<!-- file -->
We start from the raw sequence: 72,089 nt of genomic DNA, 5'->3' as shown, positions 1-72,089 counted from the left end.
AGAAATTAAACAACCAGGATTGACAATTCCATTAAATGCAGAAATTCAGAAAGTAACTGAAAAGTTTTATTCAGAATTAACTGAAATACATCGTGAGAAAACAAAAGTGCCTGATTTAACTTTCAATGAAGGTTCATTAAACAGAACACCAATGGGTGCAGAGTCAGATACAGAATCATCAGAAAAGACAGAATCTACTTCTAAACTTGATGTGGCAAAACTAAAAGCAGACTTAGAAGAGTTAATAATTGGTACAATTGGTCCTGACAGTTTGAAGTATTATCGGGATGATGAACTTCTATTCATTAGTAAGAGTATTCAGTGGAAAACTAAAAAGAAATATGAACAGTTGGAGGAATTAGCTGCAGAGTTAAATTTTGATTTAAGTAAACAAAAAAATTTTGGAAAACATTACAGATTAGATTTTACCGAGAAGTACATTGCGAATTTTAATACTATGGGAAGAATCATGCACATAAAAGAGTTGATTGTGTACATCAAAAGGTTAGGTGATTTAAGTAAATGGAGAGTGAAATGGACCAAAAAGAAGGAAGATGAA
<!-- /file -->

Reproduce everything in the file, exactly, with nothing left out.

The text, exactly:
We start from the raw sequence: 72,089 nt of genomic DNA, 5'->3' as shown, positions 1-72,089 counted from the left end.
AGAAATTAAACAACCAGGATTGACAATTCCATTAAATGCAGAAATTCAGAAAGTAACTGAAAAGTTTTATTCAGAATTAACTGAAATACATCGTGAGAAAACAAAAGTGCCTGATTTAACTTTCAATGAAGGTTCATTAAACAGAACACCAATGGGTGCAGAGTCAGATACAGAATCATCAGAAAAGACAGAATCTACTTCTAAACTTGATGTGGCAAAACTAAAAGCAGACTTAGAAGAGTTAATAATTGGTACAATTGGTCCTGACAGTTTGAAGTATTATCGGGATGATGAACTTCTATTCATTAGTAAGAGTATTCAGTGGAAAACTAAAAAGAAATATGAACAGTTGGAGGAATTAGCTGCAGAGTTAAATTTTGATTTAAGTAAACAAAAAAATTTTGGAAAACATTACAGATTAGATTTTACCGAGAAGTACATTGCGAATTTTAATACTATGGGAAGAATCATGCACATAAAAGAGTTGATTGTGTACATCAAAAGGTTAGGTGATTTAAGTAAATGGAGAGTGAAATGGACCAAAAAGAAGGAAGATGAA